In the wake of the mass shooting in Orlando, the response and outpourings of love and support have been overwhelming. It is with that spirit of love that the National Queer Pacific Islander Alliance (NQAPIA), has taken on an unprecedented effort to challenge anti-LGBTQ bigotry and foster greater visibility and acceptance for LGBTQ Asian Americans in their families.
The monumental loss the LGBTQ community experienced in Orlando validates our fears of how hatred and rejection manifest themselves. For parents, there is no greater pain than losing a child. That’s why Asian American parents banded together to pen an open letter to show their unconditional love and support for their LGBTQ children.
The letter was the brainchild of Marsha Aizumi and two other mothers. Aizumi, the mother of a transgender son, spoke at HRC’s Time to Thrive Conference earlier this year where she delivered a powerful speech about the importance of full equality for all LGBTQ people.
"We wanted to write this letter, because we know that many of our LGBTQ community members are hurting, and many of their parents are scared for their safety," the authors of the letter told Mic.
The letter’s powerful opening, “We, the Asian American Parents Who Love Our LGBTQ Kids,” is a testament to the power of love that transcends all cultural, religious and social barriers to acceptance of their LGBTQ children.
“We support our LGBTQ children and we are proud of who they are,” the letter reads. “We also stand in solidarity with Muslim families, especially parents with queer Muslim children...Our children need our unconditional love and may need our shoulders to cry on.” In the wake of the Orlando tragedy, NQAPIA issued a powerful statement also highlighted in HRC blog, “Muslim Leaders Say Yes to Love,” reminding us all of the full diversity of the LGBTQ community and our need to stand strong against division and scapegoating of our Muslim brothers and sisters.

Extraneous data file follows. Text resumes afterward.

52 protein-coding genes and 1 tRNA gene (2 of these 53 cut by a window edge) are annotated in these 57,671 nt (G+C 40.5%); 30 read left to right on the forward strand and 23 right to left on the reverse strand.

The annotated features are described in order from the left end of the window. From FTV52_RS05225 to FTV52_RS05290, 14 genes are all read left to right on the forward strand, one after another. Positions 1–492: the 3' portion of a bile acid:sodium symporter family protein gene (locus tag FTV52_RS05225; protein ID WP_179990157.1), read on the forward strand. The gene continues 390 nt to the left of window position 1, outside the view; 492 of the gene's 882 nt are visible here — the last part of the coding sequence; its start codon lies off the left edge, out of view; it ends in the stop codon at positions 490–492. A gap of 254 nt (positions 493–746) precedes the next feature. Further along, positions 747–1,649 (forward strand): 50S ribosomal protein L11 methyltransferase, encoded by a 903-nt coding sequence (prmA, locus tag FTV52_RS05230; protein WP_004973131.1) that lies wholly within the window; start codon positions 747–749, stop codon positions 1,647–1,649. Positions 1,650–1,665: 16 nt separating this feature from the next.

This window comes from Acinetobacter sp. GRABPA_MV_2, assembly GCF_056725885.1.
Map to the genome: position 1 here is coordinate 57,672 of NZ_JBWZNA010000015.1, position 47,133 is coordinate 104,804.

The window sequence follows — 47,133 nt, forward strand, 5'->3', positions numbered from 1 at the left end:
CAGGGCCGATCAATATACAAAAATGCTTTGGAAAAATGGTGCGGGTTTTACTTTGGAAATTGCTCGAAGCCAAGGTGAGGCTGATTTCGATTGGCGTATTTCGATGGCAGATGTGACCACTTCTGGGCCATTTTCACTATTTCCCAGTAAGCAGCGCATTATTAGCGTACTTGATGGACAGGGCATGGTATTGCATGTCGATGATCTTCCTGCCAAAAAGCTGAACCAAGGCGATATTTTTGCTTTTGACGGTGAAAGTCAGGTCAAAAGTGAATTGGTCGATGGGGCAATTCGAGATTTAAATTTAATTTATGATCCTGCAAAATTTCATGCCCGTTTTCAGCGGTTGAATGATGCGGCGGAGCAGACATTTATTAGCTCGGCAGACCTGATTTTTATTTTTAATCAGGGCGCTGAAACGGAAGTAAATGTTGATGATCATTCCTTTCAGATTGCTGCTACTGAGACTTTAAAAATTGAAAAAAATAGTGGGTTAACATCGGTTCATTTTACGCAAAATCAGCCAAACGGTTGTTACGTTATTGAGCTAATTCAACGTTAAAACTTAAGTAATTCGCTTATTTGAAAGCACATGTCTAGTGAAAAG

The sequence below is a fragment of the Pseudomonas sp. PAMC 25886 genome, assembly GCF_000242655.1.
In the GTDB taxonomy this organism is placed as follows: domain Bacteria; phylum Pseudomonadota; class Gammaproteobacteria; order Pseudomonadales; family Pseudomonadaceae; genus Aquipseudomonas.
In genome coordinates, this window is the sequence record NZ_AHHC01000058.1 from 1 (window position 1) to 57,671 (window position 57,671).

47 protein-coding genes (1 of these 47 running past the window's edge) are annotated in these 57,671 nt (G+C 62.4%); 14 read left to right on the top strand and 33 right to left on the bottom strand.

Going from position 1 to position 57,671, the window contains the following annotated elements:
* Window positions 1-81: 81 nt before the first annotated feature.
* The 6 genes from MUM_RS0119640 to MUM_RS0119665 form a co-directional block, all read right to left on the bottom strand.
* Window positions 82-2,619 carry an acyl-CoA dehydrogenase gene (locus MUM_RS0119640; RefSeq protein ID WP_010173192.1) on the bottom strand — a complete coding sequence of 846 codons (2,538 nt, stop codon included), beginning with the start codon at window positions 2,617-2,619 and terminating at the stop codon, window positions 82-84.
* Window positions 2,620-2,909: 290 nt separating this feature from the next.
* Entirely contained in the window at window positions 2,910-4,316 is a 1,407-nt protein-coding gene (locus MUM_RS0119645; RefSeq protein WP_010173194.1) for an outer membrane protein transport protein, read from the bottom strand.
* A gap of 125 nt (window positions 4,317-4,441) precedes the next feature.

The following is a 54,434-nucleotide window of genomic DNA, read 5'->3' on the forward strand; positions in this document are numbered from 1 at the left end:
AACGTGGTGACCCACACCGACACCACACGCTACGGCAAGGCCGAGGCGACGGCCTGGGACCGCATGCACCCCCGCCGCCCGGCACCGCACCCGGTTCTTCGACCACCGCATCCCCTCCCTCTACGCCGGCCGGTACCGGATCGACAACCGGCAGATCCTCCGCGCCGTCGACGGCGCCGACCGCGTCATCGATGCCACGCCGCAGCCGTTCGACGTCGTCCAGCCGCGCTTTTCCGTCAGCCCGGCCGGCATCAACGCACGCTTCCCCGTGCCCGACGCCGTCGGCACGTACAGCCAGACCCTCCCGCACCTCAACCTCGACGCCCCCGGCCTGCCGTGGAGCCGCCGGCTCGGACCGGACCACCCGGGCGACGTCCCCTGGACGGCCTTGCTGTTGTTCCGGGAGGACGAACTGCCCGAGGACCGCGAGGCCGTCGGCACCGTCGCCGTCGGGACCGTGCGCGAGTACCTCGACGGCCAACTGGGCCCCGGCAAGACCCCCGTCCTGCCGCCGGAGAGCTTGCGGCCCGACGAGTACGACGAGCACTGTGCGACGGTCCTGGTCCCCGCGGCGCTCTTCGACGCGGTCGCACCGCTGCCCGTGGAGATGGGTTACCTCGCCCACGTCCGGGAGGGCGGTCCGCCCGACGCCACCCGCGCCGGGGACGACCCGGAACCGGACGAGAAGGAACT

Well before Orlando, in celebration of Pride month, NQAPIA and Asian Pride Project for Asian American Pacific Islander launched Family Acceptance Campaign, creating a series of short videos that have been translated into eight languages. In June, Television Korea aired the ads to 12 million homes in the U.S.
“We are so thankful for the good work of NQAPIA and our partnership,” said Mary Beth Maxwell, HRC’s Senior Vice President for Programs, Research, and Training. “These much needed resources surely will benefit both the LGBTQ and Asian American communities in fostering acceptance.”
While on the other side of the Pacific Ocean, the PFLAG Korea chapter opened a booth at the Korea Queer Culture Festival in Seoul to give out free hugs to anyone in need of a mother’s embrace. The effort billed as “I Love You As You Are” is another powerful example of loving parents in action and the universal need, post Orlando, to reach more people with a message of love.
To learn more about “Being Asian/Pacfici Islander & LGBTQ,” go to http://www.hrc.org/resources/being-asian-pacific-islander-lgbtq-an-introduction
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